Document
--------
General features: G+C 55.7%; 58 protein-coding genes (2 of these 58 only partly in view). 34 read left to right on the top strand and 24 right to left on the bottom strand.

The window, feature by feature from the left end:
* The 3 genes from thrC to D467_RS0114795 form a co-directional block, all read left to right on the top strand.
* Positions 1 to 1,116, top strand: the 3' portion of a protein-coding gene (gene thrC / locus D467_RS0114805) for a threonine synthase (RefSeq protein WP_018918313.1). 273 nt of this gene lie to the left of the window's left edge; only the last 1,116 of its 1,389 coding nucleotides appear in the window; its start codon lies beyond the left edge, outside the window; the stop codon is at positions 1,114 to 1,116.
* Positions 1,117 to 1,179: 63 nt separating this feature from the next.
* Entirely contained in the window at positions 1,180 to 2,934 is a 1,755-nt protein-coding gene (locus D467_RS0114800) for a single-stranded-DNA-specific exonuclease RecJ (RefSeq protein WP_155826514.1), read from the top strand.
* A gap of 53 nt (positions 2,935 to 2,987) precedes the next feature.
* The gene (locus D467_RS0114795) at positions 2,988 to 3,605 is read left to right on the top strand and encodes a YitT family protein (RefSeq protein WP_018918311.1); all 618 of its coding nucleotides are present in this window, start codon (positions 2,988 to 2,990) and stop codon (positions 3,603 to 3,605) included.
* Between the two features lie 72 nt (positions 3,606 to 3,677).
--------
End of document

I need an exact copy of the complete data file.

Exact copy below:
General features: G+C 55.7%; 58 protein-coding genes (2 of these 58 only partly in view). 34 read left to right on the top strand and 24 right to left on the bottom strand.

The window, feature by feature from the left end:
* The 3 genes from thrC to D467_RS0114795 form a co-directional block, all read left to right on the top strand.
* Positions 1 to 1,116, top strand: the 3' portion of a protein-coding gene (gene thrC / locus D467_RS0114805) for a threonine synthase (RefSeq protein WP_018918313.1). 273 nt of this gene lie to the left of the window's left edge; only the last 1,116 of its 1,389 coding nucleotides appear in the window; its start codon lies beyond the left edge, outside the window; the stop codon is at positions 1,114 to 1,116.
* Positions 1,117 to 1,179: 63 nt separating this feature from the next.
* Entirely contained in the window at positions 1,180 to 2,934 is a 1,755-nt protein-coding gene (locus D467_RS0114800) for a single-stranded-DNA-specific exonuclease RecJ (RefSeq protein WP_155826514.1), read from the top strand.
* A gap of 53 nt (positions 2,935 to 2,987) precedes the next feature.
* The gene (locus D467_RS0114795) at positions 2,988 to 3,605 is read left to right on the top strand and encodes a YitT family protein (RefSeq protein WP_018918311.1); all 618 of its coding nucleotides are present in this window, start codon (positions 2,988 to 2,990) and stop codon (positions 3,603 to 3,605) included.
* Between the two features lie 72 nt (positions 3,606 to 3,677).